1. In the OpenShift Container Platform web console, click OperatorsOperatorHub.
    2. Choose Red Hat OpenShift Logging from the list of available Operators, and click Install.
    3. Ensure that the A specific namespace on the cluster is selected under Installation Mode.
    4. Ensure that Operator recommended namespace is openshift-logging under Installed Namespace.
    5. Select Enable operator recommended cluster monitoring on this namespace.

      This option sets the openshift.io/cluster-monitoring: "true" label in the Namespace object. You must select this option to ensure that cluster monitoring scrapes the openshift-logging namespace.

    6. Select stable-5.x as the Update Channel.
    7. Select an Approval Strategy.

      • The Automatic strategy allows Operator Lifecycle Manager (OLM) to automatically update the Operator when a new version is available.
      • The Manual strategy requires a user with appropriate credentials to approve the Operator update.
    8. Click Install.
    9. Verify that the Red Hat OpenShift Logging Operator installed by switching to the OperatorsInstalled Operators page.
    10. Ensure that Red Hat OpenShift Logging is listed in the openshift-logging project with a Status of Succeeded.

      If the Operator does not appear as installed, to troubleshoot further:

      • Switch to the OperatorsInstalled Operators page and inspect the Status column for any errors or failures.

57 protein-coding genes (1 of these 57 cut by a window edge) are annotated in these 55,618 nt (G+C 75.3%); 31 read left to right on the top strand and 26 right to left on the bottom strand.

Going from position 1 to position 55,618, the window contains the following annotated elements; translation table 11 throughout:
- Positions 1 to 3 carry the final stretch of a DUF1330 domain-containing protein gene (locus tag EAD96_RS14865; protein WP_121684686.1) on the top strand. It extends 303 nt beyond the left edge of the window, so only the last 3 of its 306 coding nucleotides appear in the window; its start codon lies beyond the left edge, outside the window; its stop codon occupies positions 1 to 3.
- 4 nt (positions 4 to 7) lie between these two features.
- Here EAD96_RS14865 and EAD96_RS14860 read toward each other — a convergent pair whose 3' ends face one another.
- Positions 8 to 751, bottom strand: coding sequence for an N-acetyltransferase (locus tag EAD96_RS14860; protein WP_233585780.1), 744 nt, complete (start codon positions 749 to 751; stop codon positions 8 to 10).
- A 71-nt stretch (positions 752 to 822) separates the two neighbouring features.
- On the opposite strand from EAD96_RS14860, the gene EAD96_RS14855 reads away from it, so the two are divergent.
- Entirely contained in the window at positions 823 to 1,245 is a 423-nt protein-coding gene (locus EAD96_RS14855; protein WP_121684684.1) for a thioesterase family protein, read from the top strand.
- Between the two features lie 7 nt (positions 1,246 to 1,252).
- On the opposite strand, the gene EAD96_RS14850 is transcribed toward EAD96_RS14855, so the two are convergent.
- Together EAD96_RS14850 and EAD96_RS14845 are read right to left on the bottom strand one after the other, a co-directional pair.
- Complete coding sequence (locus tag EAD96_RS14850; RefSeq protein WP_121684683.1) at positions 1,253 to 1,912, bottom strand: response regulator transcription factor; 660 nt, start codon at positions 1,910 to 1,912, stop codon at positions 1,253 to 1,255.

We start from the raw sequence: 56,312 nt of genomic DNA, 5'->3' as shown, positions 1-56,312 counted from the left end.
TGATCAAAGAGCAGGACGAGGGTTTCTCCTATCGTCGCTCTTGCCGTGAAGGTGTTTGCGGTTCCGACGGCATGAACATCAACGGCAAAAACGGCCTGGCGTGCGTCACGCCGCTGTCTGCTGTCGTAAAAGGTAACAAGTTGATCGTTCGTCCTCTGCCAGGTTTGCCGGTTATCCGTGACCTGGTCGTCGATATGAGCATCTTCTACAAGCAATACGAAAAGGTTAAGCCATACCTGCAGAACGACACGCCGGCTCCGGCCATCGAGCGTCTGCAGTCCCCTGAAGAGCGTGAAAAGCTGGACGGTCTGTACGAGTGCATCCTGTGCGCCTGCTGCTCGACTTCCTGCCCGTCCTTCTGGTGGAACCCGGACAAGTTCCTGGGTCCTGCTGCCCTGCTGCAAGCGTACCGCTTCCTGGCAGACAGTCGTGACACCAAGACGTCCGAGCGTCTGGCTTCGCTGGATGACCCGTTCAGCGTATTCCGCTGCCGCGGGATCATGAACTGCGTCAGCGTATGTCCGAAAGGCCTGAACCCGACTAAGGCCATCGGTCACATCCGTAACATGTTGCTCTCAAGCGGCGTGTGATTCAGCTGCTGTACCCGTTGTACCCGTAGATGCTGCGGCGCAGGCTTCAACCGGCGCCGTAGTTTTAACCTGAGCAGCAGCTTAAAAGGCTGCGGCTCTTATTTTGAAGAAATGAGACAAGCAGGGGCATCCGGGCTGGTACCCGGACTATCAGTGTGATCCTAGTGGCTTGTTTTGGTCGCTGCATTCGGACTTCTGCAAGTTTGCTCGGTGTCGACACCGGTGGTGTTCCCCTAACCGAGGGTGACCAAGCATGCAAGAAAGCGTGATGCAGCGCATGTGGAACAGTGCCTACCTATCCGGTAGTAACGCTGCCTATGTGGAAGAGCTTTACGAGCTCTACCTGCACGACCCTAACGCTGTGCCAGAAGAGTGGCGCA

• Switch to the WorkloadsPods page and check the logs in any pods in the openshift-logging project that are reporting issues.
  3. Create a OpenShift Logging instance:

    1. Switch to the AdministrationCustom Resource Definitions page.
    2. On the Custom Resource Definitions page, click ClusterLogging.
    3. On the Custom Resource Definition details page, select View Instances from the Actions menu.
    4. On the ClusterLoggings page, click Create ClusterLogging.

      You might have to refresh the page to load the data.

    5. In the YAML field, replace the code with the following:

      Note

      This default OpenShift Logging configuration should support a wide array of environments. Review the topics on tuning and configuring OpenShift Logging components for information on modifications you can make to your OpenShift Logging cluster.

      apiVersion: "logging.openshift.io/v1"
      kind: "ClusterLogging"
      metadata:
        name: "instance" 1
        namespace: "openshift-logging"
      spec:
        managementState: "Managed"  2
        logStore:
          type: "elasticsearch"  3
          retentionPolicy: 4
            application:
              maxAge: 1d
            infra:
              maxAge: 7d
            audit:
              maxAge: 7d
          elasticsearch:
            nodeCount: 3 5
            storage:
              storageClassName: "<storage_class_name>" 6
              size: 200G
            resources: 7
              requests:
                memory: "8Gi"
            proxy: 8
              resources:
                limits:
                  memory: 256Mi
                requests:
                   memory: 256Mi
            redundancyPolicy: "SingleRedundancy"
        visualization:
          type: "kibana"  9
          kibana:
            replicas: 1
        collection:
          logs:
            type: "fluentd"  10
            fluentd: {}
      1
      The name must be instance.
      2
      The OpenShift Logging management state. In some cases, if you change the OpenShift Logging defaults, you must set this to Unmanaged. However, an unmanaged deployment does not receive updates until OpenShift Logging is placed back into a managed state.